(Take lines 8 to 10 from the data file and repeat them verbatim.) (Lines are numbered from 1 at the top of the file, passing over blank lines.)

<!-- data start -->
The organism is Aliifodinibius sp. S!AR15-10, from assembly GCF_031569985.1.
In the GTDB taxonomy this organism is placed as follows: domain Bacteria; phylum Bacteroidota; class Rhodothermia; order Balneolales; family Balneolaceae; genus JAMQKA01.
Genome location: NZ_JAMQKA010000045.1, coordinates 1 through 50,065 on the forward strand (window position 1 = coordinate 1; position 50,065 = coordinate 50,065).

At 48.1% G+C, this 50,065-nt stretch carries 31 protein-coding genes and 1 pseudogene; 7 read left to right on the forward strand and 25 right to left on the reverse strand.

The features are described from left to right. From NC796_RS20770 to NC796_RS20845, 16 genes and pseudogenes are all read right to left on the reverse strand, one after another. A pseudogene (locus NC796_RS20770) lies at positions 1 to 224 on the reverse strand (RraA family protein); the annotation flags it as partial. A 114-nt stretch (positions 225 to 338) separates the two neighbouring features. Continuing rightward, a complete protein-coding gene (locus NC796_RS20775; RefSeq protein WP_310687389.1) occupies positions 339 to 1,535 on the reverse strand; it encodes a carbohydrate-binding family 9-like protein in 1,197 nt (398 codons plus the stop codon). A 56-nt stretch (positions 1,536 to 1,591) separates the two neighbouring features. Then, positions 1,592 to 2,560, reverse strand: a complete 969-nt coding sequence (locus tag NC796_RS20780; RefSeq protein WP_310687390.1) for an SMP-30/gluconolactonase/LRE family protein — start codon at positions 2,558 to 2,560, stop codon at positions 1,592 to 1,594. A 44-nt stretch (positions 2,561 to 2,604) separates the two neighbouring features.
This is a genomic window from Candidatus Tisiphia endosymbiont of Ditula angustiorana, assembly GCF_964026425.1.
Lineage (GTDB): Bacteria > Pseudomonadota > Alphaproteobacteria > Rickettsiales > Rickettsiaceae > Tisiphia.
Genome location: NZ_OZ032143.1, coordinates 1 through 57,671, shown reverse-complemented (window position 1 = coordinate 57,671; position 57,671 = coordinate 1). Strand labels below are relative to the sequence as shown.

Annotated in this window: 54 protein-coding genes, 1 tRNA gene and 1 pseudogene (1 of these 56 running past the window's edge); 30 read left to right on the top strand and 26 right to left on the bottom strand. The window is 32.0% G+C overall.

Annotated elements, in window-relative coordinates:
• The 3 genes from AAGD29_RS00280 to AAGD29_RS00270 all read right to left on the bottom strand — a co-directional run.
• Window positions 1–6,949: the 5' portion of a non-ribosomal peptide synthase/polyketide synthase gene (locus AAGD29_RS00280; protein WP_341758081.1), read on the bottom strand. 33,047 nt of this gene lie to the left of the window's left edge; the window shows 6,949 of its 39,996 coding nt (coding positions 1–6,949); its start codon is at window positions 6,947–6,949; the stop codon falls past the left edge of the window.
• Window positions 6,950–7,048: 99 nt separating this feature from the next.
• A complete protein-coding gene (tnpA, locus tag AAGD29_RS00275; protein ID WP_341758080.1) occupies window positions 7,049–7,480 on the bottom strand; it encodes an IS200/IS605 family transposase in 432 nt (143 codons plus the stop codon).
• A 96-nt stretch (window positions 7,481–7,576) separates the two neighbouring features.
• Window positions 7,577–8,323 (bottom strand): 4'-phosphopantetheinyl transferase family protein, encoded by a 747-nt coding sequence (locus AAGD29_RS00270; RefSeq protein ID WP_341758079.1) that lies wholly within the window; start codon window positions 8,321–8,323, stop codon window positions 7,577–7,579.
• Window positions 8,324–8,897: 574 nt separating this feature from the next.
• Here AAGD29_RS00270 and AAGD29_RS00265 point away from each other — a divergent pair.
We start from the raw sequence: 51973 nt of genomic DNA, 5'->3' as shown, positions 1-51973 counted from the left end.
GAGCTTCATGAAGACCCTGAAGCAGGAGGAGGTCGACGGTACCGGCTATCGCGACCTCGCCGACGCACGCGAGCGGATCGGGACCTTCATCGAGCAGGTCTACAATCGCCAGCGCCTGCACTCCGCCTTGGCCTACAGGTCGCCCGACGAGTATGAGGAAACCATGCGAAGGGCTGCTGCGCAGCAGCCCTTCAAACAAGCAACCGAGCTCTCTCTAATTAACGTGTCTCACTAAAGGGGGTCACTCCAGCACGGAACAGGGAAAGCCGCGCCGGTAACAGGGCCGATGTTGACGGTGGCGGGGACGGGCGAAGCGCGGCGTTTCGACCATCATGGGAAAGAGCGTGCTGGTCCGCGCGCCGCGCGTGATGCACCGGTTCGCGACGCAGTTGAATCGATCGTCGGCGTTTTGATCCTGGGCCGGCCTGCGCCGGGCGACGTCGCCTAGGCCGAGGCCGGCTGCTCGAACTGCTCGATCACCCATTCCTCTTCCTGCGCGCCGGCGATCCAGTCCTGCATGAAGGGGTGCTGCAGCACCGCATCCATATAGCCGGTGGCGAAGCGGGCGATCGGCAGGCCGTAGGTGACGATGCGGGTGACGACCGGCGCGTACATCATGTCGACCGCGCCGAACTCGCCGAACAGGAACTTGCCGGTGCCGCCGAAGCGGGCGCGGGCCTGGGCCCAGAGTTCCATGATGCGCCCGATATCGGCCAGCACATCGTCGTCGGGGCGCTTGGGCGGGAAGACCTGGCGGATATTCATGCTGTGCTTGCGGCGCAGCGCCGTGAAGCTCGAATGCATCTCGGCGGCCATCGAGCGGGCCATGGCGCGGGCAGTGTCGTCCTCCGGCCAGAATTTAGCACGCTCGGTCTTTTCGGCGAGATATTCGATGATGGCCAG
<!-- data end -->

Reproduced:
Genome location: NZ_OZ032143.1, coordinates 1 through 57,671, shown reverse-complemented (window position 1 = coordinate 57,671; position 57,671 = coordinate 1). Strand labels below are relative to the sequence as shown.

Annotated in this window: 54 protein-coding genes, 1 tRNA gene and 1 pseudogene (1 of these 56 running past the window's edge); 30 read left to right on the top strand and 26 right to left on the bottom strand. The window is 32.0% G+C overall.

Annotated elements, in window-relative coordinates: